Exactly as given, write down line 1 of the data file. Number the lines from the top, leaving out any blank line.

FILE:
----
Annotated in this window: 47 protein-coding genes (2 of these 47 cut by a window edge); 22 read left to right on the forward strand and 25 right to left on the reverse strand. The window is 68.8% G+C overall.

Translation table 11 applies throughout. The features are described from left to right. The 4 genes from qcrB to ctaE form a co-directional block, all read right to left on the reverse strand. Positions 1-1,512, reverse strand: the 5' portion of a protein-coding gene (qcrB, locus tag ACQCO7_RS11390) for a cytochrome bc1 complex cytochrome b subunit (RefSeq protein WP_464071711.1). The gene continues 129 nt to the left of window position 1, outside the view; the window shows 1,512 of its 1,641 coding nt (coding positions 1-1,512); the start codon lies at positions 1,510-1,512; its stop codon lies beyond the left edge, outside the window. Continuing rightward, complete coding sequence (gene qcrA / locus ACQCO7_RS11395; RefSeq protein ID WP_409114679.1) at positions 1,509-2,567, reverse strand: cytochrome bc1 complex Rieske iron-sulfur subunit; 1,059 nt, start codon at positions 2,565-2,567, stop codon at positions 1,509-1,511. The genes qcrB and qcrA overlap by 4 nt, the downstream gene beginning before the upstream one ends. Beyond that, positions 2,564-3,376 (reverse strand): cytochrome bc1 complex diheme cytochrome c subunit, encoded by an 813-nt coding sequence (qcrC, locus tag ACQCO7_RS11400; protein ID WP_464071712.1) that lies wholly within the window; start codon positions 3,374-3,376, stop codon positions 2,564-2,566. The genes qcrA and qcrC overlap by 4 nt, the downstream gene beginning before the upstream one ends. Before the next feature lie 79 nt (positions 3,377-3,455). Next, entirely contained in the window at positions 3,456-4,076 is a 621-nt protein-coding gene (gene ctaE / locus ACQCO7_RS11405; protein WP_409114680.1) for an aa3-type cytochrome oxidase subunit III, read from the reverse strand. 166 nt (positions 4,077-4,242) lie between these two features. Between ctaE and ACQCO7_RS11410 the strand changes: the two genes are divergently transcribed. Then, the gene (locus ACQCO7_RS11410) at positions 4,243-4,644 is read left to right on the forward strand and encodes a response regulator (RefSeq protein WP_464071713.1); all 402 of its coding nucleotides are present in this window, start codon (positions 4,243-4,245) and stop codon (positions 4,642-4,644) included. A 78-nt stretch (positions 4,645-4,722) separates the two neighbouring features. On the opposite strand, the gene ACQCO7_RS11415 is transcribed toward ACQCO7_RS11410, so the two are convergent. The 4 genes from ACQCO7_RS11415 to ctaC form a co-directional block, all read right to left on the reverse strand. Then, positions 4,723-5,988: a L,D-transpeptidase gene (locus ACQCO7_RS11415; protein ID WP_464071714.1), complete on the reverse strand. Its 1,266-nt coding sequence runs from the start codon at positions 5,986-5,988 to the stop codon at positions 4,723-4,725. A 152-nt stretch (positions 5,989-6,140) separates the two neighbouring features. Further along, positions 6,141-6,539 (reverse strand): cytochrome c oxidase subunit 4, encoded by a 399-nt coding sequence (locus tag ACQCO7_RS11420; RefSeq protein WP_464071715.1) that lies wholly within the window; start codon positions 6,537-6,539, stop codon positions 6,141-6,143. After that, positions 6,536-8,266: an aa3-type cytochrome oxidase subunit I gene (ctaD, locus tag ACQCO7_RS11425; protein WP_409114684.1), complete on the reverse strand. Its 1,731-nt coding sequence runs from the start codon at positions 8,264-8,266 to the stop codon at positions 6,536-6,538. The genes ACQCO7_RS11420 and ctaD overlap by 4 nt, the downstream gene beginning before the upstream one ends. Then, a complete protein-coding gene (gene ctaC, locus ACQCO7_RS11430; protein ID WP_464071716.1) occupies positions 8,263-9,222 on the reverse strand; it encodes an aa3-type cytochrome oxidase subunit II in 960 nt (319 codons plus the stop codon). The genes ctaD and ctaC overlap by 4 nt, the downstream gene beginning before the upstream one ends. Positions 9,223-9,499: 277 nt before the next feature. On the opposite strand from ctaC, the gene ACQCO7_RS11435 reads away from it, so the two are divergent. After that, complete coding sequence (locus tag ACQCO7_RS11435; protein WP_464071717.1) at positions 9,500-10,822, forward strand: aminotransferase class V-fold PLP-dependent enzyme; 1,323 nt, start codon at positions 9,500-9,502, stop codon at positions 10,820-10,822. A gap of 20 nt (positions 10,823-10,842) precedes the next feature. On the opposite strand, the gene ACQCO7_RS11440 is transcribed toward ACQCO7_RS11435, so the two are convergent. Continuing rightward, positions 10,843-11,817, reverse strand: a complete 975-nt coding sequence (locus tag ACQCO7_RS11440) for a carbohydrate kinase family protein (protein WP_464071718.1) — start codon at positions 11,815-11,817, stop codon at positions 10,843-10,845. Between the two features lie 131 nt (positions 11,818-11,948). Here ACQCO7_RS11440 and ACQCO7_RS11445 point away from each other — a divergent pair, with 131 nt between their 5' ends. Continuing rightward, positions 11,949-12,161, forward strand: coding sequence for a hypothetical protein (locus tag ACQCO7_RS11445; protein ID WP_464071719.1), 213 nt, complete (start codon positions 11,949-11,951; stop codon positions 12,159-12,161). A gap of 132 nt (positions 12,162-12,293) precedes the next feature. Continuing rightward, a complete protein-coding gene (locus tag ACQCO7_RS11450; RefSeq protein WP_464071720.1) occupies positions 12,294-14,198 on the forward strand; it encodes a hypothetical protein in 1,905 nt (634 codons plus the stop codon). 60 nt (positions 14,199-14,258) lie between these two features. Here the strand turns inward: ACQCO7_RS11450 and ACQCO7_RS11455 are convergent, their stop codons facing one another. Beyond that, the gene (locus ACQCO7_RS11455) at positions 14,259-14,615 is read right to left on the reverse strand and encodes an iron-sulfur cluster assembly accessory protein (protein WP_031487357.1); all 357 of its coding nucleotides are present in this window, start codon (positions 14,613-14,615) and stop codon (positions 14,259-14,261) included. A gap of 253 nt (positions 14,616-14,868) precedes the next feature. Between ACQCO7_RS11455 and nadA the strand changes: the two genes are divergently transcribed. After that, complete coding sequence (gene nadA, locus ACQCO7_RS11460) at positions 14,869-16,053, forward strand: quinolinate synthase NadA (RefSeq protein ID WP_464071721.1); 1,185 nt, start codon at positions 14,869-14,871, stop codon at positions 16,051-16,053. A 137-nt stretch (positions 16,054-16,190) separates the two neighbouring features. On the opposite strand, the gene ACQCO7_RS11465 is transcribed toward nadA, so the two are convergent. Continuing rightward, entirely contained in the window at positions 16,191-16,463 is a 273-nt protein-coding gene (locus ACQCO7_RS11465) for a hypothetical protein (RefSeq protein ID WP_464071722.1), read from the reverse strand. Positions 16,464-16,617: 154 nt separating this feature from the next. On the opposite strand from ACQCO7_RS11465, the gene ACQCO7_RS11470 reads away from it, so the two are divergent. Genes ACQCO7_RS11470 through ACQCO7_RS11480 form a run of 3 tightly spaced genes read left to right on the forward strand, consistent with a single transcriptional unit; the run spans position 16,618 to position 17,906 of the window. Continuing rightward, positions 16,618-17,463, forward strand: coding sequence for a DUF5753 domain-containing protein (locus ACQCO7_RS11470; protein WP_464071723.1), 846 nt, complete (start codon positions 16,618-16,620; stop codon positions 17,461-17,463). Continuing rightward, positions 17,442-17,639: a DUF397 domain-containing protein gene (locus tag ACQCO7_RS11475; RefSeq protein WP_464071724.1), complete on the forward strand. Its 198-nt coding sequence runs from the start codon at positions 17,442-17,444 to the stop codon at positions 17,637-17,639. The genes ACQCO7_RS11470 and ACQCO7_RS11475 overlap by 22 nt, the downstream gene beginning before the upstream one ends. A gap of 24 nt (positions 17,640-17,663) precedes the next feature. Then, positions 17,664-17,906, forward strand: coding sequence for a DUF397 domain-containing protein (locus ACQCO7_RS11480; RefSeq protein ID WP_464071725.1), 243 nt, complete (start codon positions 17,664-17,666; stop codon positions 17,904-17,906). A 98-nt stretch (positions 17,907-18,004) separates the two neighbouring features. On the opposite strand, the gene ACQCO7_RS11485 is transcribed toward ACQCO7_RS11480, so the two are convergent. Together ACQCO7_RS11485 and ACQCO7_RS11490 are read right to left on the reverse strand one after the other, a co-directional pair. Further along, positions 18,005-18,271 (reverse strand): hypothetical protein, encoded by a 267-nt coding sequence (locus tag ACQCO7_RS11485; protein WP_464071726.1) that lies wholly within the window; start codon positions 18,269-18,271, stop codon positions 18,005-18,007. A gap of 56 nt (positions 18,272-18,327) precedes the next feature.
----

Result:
Annotated in this window: 47 protein-coding genes (2 of these 47 cut by a window edge); 22 read left to right on the forward strand and 25 right to left on the reverse strand. The window is 68.8% G+C overall.